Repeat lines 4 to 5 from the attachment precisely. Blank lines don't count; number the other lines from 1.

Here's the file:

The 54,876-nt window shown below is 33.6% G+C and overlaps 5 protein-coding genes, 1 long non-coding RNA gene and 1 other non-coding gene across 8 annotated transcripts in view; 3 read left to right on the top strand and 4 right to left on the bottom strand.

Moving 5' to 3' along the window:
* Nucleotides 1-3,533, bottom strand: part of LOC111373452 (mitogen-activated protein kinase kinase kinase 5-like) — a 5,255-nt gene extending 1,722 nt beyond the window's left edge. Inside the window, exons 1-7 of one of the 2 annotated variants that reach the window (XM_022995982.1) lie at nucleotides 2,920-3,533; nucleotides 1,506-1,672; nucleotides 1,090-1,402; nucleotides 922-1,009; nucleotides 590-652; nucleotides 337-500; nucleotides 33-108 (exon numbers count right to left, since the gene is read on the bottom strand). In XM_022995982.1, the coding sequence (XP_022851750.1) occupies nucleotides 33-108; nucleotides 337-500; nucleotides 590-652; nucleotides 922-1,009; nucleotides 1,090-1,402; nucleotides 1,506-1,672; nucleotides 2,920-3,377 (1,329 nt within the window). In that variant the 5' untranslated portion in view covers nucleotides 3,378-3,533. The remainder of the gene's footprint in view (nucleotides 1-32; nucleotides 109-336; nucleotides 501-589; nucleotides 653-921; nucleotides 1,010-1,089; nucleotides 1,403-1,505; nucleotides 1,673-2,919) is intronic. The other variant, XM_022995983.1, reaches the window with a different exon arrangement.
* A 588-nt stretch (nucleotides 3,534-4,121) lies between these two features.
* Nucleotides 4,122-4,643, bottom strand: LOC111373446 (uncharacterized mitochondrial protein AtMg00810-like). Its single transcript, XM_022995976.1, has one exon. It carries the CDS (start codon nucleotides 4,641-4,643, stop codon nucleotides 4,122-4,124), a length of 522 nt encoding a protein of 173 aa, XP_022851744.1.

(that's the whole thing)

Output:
* A 588-nt stretch (nucleotides 3,534-4,121) lies between these two features.
* Nucleotides 4,122-4,643, bottom strand: LOC111373446 (uncharacterized mitochondrial protein AtMg00810-like). Its single transcript, XM_022995976.1, has one exon. It carries the CDS (start codon nucleotides 4,641-4,643, stop codon nucleotides 4,122-4,124), a length of 522 nt encoding a protein of 173 aa, XP_022851744.1.